Dead wood is a very important arena for growth and sporulation of saprotrophic basidiomycetes, supporting thousands of different species with variable adaptations to the wood environment. Fallen trunks and branches often constitute the main bulk of dead wood in long unmanaged deciduous forests (Christensen et al., 2005). Heartwood of ancient trees is another major source of dead wood, though less common in plantations managed for wood production, as trees are often harvested long before substantial heartwood develops. Attached dead branches, stumps and buried roots are other important dead wood habitats, which may constitute an important fraction of the total dead wood volume, not least in managed or formerly managed stands (Norden et al., 2004a). The balance between different dead wood types varies depending on forest types and dominating tree species. In a survey of unmanaged forest stands in Lithuania dead standing wood predominated in alder stands (Alnus spp.), but not in birch (Betula spp.), aspen (Populus tremuloides) and oak (Quercus spp.) (Vasiliauskas et al., 2004). Similarly, the relative proportion of standing dead wood was considerably higher in montane European beech forest reserves (41-47% of total dead wood volume) compared with lowland reserves (23-29% of total dead wood volume) (Christensen et al., 2005), probably reflecting a combination of higher windstorm damage in lowland areas in NW Europe and the presence of silver fir (Abies alba) in most evaluated montane stands. Even the structure of fungal communities may have a marked impact on the frequency of snags (natural snags). In the beech forests of Halland, Sweden, Fomes fomentarius is dominant in the primary decay community and due to its decay, usually concentrated in the mid-stem section, almost all trees experience tops breaking and falling to the floor, while uprooted trees, common in most other beech forest zones, are scarce (HeilmannClausen, 2005).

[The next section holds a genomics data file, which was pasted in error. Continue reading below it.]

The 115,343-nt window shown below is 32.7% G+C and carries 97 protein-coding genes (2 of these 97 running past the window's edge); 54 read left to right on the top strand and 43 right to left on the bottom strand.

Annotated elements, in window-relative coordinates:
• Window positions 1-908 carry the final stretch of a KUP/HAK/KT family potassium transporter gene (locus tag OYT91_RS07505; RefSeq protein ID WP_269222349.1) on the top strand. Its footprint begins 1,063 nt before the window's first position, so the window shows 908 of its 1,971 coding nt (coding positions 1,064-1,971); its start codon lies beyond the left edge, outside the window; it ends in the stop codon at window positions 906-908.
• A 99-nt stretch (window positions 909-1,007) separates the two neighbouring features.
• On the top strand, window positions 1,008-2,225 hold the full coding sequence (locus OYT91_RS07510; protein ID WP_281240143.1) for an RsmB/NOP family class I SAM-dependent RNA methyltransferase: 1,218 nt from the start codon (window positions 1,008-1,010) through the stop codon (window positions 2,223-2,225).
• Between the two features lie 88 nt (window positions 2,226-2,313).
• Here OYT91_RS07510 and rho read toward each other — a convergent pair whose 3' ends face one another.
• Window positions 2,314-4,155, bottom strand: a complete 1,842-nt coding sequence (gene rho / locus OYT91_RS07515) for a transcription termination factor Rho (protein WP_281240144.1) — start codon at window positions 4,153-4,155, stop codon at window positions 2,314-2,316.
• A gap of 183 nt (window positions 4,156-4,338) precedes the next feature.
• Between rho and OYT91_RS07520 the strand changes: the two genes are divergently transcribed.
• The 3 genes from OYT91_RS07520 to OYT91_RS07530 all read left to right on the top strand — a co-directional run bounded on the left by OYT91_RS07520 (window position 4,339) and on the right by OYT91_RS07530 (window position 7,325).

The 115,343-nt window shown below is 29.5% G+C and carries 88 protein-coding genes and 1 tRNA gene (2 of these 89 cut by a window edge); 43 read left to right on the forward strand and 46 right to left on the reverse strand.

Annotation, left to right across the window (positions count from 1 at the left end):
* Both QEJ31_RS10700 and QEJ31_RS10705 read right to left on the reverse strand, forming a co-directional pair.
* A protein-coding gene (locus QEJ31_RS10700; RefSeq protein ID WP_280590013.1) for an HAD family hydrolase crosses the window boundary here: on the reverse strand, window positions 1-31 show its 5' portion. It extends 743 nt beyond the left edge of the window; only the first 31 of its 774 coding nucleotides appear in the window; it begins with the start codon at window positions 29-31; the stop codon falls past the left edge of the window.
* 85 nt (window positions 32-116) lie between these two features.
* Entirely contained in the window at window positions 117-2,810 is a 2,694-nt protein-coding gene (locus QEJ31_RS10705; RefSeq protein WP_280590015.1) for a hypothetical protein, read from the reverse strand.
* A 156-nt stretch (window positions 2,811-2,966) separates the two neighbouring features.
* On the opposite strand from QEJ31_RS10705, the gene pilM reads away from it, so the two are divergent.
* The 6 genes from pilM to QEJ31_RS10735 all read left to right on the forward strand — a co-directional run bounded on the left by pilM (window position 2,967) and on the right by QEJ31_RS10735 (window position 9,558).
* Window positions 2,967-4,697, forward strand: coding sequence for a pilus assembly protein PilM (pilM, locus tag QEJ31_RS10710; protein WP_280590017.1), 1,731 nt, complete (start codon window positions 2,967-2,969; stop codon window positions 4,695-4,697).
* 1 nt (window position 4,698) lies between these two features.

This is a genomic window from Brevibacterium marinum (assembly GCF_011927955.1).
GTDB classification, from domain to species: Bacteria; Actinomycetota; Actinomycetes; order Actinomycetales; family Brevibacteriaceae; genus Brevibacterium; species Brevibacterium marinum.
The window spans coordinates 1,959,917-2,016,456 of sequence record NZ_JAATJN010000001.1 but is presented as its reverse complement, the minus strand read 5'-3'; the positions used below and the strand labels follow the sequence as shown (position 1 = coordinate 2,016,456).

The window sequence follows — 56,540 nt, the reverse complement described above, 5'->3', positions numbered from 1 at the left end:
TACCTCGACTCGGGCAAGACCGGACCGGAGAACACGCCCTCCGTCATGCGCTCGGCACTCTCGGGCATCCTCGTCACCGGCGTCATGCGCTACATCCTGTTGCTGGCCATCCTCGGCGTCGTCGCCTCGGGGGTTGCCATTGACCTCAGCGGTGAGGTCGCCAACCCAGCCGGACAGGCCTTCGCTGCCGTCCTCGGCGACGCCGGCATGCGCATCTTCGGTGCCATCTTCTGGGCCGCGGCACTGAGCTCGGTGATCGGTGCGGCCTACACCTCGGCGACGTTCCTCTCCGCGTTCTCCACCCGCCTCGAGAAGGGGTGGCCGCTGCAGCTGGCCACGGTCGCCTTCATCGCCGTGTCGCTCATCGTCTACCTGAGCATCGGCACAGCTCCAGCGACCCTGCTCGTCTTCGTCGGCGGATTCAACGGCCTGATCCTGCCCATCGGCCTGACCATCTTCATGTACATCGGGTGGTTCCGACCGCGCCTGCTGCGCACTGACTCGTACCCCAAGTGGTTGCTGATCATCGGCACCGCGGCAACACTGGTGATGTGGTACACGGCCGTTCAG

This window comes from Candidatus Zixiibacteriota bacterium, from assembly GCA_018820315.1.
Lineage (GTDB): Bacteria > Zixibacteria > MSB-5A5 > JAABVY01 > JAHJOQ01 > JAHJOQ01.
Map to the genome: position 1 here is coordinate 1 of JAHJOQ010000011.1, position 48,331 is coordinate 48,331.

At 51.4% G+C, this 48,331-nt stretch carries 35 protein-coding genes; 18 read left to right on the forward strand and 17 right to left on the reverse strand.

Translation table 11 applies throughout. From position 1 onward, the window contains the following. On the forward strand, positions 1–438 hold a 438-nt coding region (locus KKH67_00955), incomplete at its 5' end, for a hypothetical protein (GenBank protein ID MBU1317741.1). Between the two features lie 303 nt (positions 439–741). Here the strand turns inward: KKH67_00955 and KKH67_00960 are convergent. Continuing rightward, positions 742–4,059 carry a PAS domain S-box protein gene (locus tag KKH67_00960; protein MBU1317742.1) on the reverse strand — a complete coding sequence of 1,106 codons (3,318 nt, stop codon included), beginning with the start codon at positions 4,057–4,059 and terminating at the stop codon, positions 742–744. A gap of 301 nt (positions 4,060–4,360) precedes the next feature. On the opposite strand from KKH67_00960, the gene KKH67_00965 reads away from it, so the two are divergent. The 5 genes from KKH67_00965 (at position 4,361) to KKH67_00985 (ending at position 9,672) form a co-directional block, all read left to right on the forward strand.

The wide variety of dead wood habitats is known to support a vast variety of more or less specialized fungi, but the global number of fungal species involved in wood decay is unknown. In Sweden alone, more than 2,500 species have been recorded as primarily associated with dead wood (Dahlberg and Stokland, 2004), corresponding to ^20% of an estimated total of 12,000 species. With an estimated 1.5 million fungal species worldwide (Hawksworth, 2001) the total number of wood-inhabiting fungi on the global scale is likely to exceed 100,000 species, even if the wood-inhabiting fraction is considerably lower than in the Swedish case.

Fungal community development in dead wood has been investigated intensively, especially since the 1980s, and a general understanding of principles and factors affecting the process is beginning to emerge. Here we first review ecological strategies in wood decay fungi, in terms of dispersal, life-history and colonization strategies. Second, important habitat factors influencing community development are considered. Third, community development pathways and the ways in which environmental factors determine community composition are discussed.

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